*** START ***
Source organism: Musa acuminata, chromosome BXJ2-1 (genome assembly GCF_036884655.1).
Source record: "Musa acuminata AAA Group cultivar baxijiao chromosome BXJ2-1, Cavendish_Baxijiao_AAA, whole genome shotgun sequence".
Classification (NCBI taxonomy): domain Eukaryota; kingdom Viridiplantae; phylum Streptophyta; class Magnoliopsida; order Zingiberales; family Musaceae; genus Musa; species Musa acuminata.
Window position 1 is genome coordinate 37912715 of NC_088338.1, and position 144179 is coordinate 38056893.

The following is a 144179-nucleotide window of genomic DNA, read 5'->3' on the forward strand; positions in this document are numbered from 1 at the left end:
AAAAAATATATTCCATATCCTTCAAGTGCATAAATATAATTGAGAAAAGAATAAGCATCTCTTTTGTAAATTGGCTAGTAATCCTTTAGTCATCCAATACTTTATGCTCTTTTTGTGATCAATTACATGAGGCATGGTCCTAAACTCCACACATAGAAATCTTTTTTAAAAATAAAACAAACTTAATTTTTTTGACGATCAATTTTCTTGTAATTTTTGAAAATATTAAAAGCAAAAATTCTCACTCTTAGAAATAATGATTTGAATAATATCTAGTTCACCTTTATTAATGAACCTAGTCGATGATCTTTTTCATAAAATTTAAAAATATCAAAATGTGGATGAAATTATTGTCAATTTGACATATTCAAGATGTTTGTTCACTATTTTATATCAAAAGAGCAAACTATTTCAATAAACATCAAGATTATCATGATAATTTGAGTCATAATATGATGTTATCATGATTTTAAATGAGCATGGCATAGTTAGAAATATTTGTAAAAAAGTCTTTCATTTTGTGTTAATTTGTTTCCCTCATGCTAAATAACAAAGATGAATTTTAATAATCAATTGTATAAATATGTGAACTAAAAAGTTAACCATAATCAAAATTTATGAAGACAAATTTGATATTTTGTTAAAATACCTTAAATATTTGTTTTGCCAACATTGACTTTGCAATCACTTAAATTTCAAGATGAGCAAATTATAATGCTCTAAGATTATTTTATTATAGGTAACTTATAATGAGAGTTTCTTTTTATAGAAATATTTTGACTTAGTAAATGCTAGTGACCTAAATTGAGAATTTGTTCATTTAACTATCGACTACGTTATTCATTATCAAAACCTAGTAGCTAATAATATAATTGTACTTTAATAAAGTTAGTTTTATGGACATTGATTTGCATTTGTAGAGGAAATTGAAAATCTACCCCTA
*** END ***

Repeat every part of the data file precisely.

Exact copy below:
Source organism: Musa acuminata, chromosome BXJ2-1 (genome assembly GCF_036884655.1).
Source record: "Musa acuminata AAA Group cultivar baxijiao chromosome BXJ2-1, Cavendish_Baxijiao_AAA, whole genome shotgun sequence".
Classification (NCBI taxonomy): domain Eukaryota; kingdom Viridiplantae; phylum Streptophyta; class Magnoliopsida; order Zingiberales; family Musaceae; genus Musa; species Musa acuminata.
Window position 1 is genome coordinate 37912715 of NC_088338.1, and position 144179 is coordinate 38056893.

The following is a 144179-nucleotide window of genomic DNA, read 5'->3' on the forward strand; positions in this document are numbered from 1 at the left end:
AAAAAATATATTCCATATCCTTCAAGTGCATAAATATAATTGAGAAAAGAATAAGCATCTCTTTTGTAAATTGGCTAGTAATCCTTTAGTCATCCAATACTTTATGCTCTTTTTGTGATCAATTACATGAGGCATGGTCCTAAACTCCACACATAGAAATCTTTTTTAAAAATAAAACAAACTTAATTTTTTTGACGATCAATTTTCTTGTAATTTTTGAAAATATTAAAAGCAAAAATTCTCACTCTTAGAAATAATGATTTGAATAATATCTAGTTCACCTTTATTAATGAACCTAGTCGATGATCTTTTTCATAAAATTTAAAAATATCAAAATGTGGATGAAATTATTGTCAATTTGACATATTCAAGATGTTTGTTCACTATTTTATATCAAAAGAGCAAACTATTTCAATAAACATCAAGATTATCATGATAATTTGAGTCATAATATGATGTTATCATGATTTTAAATGAGCATGGCATAGTTAGAAATATTTGTAAAAAAGTCTTTCATTTTGTGTTAATTTGTTTCCCTCATGCTAAATAACAAAGATGAATTTTAATAATCAATTGTATAAATATGTGAACTAAAAAGTTAACCATAATCAAAATTTATGAAGACAAATTTGATATTTTGTTAAAATACCTTAAATATTTGTTTTGCCAACATTGACTTTGCAATCACTTAAATTTCAAGATGAGCAAATTATAATGCTCTAAGATTATTTTATTATAGGTAACTTATAATGAGAGTTTCTTTTTATAGAAATATTTTGACTTAGTAAATGCTAGTGACCTAAATTGAGAATTTGTTCATTTAACTATCGACTACGTTATTCATTATCAAAACCTAGTAGCTAATAATATAATTGTACTTTAATAAAGTTAGTTTTATGGACATTGATTTGCATTTGTAGAGGAAATTGAAAATCTACCCCTA